In Korea, Pine Wilt Disease is referred to as “Pine Tree AIDS,” due to its fatal nature where all infected trees die within a few weeks because there is no treatment for this disease. This example shows a crucial misconception of Korean society that still believes that AIDS is an incurable disease. In the past, AIDS was a deadly disease with an unknown cause. AIDS, however, is no longer necessarily a fatal disease. Even if the patient does not partake in any treatments, it takes around 10 to 20 years to die after being infected with HIV. When the patient gets treatment, the life expectancy for the HIV-infected person is improved to the extent where it is the same as healthy people. According to research from the University of Bristol in the United Kingdom (UK), 20-year- old patients who started to get treatment in 2008 are expected to live until 78 years old. With these recent improvements of AIDS treatments and drugs, scientists are expecting to completely cure AIDS soon.

AIDS Transmission Methods

One of the most common misconceptions about AIDS is the ways the virus is transmitted. A lot of people still believe that HIV can be easily transmitted through simple physical contacts that often happen in our daily lives. However, it has been proven by the Center for Disease Control and Prevention (CDC) that 90~99% of the HIV in body fluids is inactive outside of the body. This proves that there is a very low possibility of being infected with HIV by simply having contact with body fluids of the HIV-infected. Despite the presence of HIV in all kinds of body fluids, the virus is only infectious in blood, sexual fluids, and breast milk. Thus, AIDS is hardly transmitted through common activities in our daily lives. Additionally, medications that are taken during the early phases of the infection radically reduce the possibility of HIV transmission. The University of North Carolina carried out a clinical trial on HIV-infected people and their uninfected spouses to study the possibility of HIV transmission. From this clinical trial, it was shown that the rate of HIV transmission to the uninfected spouse was 96% lower in the cases where the infected person had started medications in the early phase of the infection than the cases of starting treatment after the disease got worse.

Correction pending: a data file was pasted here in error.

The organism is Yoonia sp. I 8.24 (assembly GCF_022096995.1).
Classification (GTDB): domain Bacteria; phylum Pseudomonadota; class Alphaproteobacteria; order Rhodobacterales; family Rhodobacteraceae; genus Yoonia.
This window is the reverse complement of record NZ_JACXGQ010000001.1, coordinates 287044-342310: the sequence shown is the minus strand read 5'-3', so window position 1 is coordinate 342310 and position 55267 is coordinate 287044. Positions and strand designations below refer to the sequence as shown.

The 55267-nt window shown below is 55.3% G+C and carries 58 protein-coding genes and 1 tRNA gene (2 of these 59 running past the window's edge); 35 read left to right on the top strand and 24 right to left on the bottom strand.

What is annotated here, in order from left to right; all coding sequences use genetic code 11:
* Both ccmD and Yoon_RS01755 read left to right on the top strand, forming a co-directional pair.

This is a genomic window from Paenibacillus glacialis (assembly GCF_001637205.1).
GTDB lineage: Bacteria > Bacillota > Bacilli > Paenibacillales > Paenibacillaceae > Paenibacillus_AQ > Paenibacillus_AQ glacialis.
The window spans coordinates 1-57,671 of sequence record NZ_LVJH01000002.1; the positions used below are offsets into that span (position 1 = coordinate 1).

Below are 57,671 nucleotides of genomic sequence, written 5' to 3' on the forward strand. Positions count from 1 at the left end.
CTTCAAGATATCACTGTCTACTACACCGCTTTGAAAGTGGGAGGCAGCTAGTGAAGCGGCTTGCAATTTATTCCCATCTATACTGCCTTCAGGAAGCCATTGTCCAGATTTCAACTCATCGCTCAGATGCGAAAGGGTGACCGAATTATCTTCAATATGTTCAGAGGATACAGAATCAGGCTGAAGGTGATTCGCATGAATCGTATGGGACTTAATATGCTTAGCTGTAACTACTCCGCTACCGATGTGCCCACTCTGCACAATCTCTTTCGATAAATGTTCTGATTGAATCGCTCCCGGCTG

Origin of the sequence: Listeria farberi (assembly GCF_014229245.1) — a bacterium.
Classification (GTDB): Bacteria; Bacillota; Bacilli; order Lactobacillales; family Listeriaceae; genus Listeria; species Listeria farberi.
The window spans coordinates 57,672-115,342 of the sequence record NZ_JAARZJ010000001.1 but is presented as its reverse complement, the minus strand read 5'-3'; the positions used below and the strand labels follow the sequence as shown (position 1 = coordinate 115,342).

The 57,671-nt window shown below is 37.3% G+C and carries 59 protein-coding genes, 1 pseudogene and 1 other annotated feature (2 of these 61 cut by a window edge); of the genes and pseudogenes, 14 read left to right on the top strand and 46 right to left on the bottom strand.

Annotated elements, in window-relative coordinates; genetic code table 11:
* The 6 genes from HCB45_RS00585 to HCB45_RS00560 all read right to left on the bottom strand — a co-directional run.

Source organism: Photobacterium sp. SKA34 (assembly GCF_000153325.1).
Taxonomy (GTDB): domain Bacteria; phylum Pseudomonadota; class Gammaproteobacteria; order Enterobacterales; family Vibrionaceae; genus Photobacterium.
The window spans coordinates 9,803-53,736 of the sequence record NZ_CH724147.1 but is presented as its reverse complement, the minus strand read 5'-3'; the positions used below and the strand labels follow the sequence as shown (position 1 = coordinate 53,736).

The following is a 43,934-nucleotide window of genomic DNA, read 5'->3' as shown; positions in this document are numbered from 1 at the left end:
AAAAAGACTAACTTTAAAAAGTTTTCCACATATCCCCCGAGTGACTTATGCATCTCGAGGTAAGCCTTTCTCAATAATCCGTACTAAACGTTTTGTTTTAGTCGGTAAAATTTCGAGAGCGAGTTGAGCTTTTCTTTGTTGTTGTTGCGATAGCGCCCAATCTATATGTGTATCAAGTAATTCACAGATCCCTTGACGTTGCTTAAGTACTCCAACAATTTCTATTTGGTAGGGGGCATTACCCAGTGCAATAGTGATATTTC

Misconceptions About AIDS Transmission/ cdc.gov

Results of the Social Stigma of AIDS

In the past, AIDS was referred to as “punishment from God,” which was why HIV-infected people were discriminated against by society. The fear of being discriminated against and stigmatized is one of the most crucial reasons why the HIV- infected in Korea tend to conceal their infections. Even though the Korean government bears 90% of the medical expenses for the HIV-infected, 660 HIV-infected, which is about 5.5% of the infected, still did not register to take medications due to the fear of revealing their infection status to other people. According to the People Living with HIV (PLHIV) Stigma Index of Korea in 2016 that was carried out by The Joint United Nations Programme on HIV/AIDS (UNAIDS), the “internalized stigma” index of HIV-infected people was recognized as one of the highest. 75% of people with HIV blamed themselves, while 64.4% felt guilty of having the disease, 59.6% reported having low self-esteem, and 36.5% had experienced suicidal urges. The result of this “internalized stigma” index shows the extent of Korean society’s stigma on the HIV-infected.

Efforts on Improving AIDS Awareness

Education on AIDS